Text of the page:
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Online Learning at Illinois Computing Educators' Conference
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Online Learning at Illinois Computing Educators' Conference

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This is a presentation at the Illinois Computing Educators Conference, March 2, 2012

This is a presentation at the Illinois Computing Educators Conference, March 2, 2012

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  • Numbers for Multi-district fulltime schools: Available in 31 states and Washington DC   Estimated 250,000 full-time online students   25% annual increase
  • State Virtual School programs 536,000 course enrollments in state virtual schools.   19% annual increase   FLVS and NorthCarolina account for much of the total increase in 2011.

Transcript

  • 1. What We’re Learning About Online Learning Illinois Computing Educators’ Conference March 2, 2012   Today's presentation file Twitter: @jeff_hunt     Jeffrey L. Hunt, Ed.D.
  • 2. Today’s Overview
    • Definitions & Context
    • Promising Practices
    • Online Student Demographics
    • Survey Results
    • Recommendations
  • 3. WHY DO WE CREATE OPPORTUNITIES FOR STUDENTS?
      • Legal
      • Co-curricular for complete experience at school.
      • Address specific learning issues
      • Prepare student for the future
        • AP Courses
        • School to Work
        • STEM
        • Career
        • 21st Century
        • Learn online
  • 4. Participant Question
    • What is your interest in online learning?
      •   I am curious; I am here to find out more.
      • We are dicussing online learning in our district.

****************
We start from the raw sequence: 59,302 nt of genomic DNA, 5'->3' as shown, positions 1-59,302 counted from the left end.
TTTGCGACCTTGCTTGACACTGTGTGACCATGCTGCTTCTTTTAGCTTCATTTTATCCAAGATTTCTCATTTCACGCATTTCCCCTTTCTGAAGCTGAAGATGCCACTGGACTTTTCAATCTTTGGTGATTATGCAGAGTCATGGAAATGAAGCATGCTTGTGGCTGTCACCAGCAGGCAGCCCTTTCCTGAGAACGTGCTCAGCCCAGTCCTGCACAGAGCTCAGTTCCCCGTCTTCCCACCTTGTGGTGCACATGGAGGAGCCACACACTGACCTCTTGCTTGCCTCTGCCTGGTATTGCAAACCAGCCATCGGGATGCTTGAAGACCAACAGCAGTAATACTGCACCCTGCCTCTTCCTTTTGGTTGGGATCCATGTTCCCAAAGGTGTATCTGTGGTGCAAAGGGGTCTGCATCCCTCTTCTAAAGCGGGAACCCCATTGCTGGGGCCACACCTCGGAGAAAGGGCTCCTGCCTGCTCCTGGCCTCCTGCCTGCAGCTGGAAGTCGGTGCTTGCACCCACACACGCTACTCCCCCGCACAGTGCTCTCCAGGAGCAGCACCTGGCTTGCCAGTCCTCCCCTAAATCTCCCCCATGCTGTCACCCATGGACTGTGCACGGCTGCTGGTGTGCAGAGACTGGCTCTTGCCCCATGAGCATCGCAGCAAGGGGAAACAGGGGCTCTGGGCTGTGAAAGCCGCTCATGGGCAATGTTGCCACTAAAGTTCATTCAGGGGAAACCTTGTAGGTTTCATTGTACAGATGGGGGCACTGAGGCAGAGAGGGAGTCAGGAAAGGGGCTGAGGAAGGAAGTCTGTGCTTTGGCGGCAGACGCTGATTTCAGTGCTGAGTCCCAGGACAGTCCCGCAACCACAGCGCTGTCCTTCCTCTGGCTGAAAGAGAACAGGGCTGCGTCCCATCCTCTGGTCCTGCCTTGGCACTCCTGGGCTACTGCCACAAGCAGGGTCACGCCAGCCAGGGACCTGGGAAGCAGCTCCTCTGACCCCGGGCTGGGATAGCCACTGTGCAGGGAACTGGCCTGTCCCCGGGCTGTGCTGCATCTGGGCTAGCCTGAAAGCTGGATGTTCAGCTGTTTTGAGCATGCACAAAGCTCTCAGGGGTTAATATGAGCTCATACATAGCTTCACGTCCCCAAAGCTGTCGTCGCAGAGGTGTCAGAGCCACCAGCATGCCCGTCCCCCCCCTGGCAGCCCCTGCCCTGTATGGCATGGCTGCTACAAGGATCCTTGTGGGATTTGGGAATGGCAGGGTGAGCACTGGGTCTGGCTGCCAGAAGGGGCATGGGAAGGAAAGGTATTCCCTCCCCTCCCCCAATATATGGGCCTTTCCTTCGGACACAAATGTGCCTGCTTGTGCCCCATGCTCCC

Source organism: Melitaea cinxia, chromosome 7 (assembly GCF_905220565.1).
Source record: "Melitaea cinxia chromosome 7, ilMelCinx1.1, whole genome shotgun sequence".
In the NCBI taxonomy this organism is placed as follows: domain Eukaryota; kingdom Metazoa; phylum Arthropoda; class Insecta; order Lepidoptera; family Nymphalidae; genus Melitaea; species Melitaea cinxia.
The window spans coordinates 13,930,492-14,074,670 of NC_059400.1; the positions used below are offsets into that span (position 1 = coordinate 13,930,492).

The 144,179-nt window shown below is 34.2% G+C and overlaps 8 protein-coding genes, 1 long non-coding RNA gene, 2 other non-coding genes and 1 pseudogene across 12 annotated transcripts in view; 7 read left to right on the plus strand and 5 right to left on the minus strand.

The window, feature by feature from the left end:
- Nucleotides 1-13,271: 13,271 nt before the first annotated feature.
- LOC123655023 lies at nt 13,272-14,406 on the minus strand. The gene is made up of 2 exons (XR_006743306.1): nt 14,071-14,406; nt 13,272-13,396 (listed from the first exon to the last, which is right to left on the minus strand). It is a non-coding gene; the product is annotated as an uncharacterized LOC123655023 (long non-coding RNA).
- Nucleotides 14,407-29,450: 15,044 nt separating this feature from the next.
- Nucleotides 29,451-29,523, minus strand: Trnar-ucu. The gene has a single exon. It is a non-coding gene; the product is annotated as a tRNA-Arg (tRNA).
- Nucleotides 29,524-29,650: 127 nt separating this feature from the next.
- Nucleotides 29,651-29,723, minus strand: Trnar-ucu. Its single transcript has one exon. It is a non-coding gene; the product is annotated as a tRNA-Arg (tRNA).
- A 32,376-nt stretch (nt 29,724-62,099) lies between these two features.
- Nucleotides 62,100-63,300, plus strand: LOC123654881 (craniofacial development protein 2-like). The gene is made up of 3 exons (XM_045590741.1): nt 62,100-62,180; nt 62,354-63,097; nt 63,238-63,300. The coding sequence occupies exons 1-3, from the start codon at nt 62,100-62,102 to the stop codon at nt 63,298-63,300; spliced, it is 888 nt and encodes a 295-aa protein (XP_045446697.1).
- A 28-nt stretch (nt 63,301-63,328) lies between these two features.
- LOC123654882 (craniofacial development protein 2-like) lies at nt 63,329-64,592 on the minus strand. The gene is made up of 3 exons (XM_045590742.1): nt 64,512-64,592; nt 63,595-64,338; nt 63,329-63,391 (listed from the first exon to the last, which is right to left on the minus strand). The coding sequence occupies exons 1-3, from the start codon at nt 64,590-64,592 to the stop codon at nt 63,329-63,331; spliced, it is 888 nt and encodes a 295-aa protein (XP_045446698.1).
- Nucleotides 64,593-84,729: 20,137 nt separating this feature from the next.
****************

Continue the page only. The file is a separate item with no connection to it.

• We are actively planning an online program.
      • We have an online program.
  • 5. FIVE TRENDS IN K12 EDUCATION Cloud Computing Personal Devices Open Source Increasing Bandwidth Digital Content
      • • OER
      • • Online Courses
      • • Web 2.0
      • • Social Networking
  • 6. Definitions
      • iNACOL – International Association for K-12 Online Learning
      • OER – Open Educational Resources (Free or inexpensive course content.)
  • 7. Definitions http://www.sloanconsortium.org/
  • 8. Blended Learning
      • Traditional brick and mortar mixed with online learning.
      • Teachers work with student individually during computer-based instruction times.
    Carpe Diem H.S., Yuma, AZ
  • 9. Online Learning
      • Students work at the time of their choice.
      • May work at home or at school
      • Have contact electronically with teacher and other students.
      • May have pacing charts to evenly divide work.
      • May have weekly deadlines.
    • Florida Virtual School
  • 10. Numbers:  Online Enrollments
      • 2012, 3-5 million (est.) online class enrollments in K-12.
    •  
      • Nearly 1/3 of all students in higher education took courses in fall 2010.
    •  
      • 2011 - online and blended learning opportunities exist for at least some students in all 50 states plus DC.
    http://www.inacol.org
  • 11. ESTIMATE OF ADOPTION
      • If rate of adoption follows the classic disruptive innovation model, by 2018, 50% of all high school courses will be online.
    • -- Clayton M. Christensen
  • 12.  
  • 13.  
  • 14. DEVELOPMENT ISSUES
      • Common Core
      • NCAA approval
      • Technical know how
  • 15. COURSE DEVELOPMENT PHILOSOPHY
      • Borrow (steal) it
      • Buy it
      • Build it yourself
  • 16. CONTENT
    • OER
      • NROC
      • CK12
    image source
  • 17. CONTENT